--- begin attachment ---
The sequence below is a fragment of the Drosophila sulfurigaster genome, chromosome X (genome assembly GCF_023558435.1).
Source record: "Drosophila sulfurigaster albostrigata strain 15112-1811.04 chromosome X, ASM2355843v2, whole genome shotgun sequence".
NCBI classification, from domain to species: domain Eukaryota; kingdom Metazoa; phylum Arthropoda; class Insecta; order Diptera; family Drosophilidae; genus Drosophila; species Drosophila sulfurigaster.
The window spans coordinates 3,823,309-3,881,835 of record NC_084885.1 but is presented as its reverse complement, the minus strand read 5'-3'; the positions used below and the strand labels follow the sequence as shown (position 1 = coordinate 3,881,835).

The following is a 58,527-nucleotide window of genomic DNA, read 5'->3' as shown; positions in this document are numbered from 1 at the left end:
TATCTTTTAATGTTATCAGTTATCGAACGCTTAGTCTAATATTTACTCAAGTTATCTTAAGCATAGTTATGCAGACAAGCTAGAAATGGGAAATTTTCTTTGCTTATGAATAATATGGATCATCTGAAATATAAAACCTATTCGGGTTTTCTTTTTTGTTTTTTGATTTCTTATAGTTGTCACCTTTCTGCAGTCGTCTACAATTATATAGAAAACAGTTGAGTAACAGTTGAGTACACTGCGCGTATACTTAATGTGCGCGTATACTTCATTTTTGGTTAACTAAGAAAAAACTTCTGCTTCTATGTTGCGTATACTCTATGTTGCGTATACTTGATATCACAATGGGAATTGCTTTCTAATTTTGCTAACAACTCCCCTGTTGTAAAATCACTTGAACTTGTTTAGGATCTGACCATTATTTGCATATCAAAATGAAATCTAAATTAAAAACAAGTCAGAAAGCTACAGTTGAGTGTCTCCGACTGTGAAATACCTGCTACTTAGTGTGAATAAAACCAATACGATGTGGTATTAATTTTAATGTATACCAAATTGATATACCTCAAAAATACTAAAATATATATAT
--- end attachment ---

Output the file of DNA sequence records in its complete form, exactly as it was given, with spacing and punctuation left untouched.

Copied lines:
The sequence below is a fragment of the Drosophila sulfurigaster genome, chromosome X (genome assembly GCF_023558435.1).
Source record: "Drosophila sulfurigaster albostrigata strain 15112-1811.04 chromosome X, ASM2355843v2, whole genome shotgun sequence".
NCBI classification, from domain to species: domain Eukaryota; kingdom Metazoa; phylum Arthropoda; class Insecta; order Diptera; family Drosophilidae; genus Drosophila; species Drosophila sulfurigaster.
The window spans coordinates 3,823,309-3,881,835 of record NC_084885.1 but is presented as its reverse complement, the minus strand read 5'-3'; the positions used below and the strand labels follow the sequence as shown (position 1 = coordinate 3,881,835).

The following is a 58,527-nucleotide window of genomic DNA, read 5'->3' as shown; positions in this document are numbered from 1 at the left end:
TATCTTTTAATGTTATCAGTTATCGAACGCTTAGTCTAATATTTACTCAAGTTATCTTAAGCATAGTTATGCAGACAAGCTAGAAATGGGAAATTTTCTTTGCTTATGAATAATATGGATCATCTGAAATATAAAACCTATTCGGGTTTTCTTTTTTGTTTTTTGATTTCTTATAGTTGTCACCTTTCTGCAGTCGTCTACAATTATATAGAAAACAGTTGAGTAACAGTTGAGTACACTGCGCGTATACTTAATGTGCGCGTATACTTCATTTTTGGTTAACTAAGAAAAAACTTCTGCTTCTATGTTGCGTATACTCTATGTTGCGTATACTTGATATCACAATGGGAATTGCTTTCTAATTTTGCTAACAACTCCCCTGTTGTAAAATCACTTGAACTTGTTTAGGATCTGACCATTATTTGCATATCAAAATGAAATCTAAATTAAAAACAAGTCAGAAAGCTACAGTTGAGTGTCTCCGACTGTGAAATACCTGCTACTTAGTGTGAATAAAACCAATACGATGTGGTATTAATTTTAATGTATACCAAATTGATATACCTCAAAAATACTAAAATATATATAT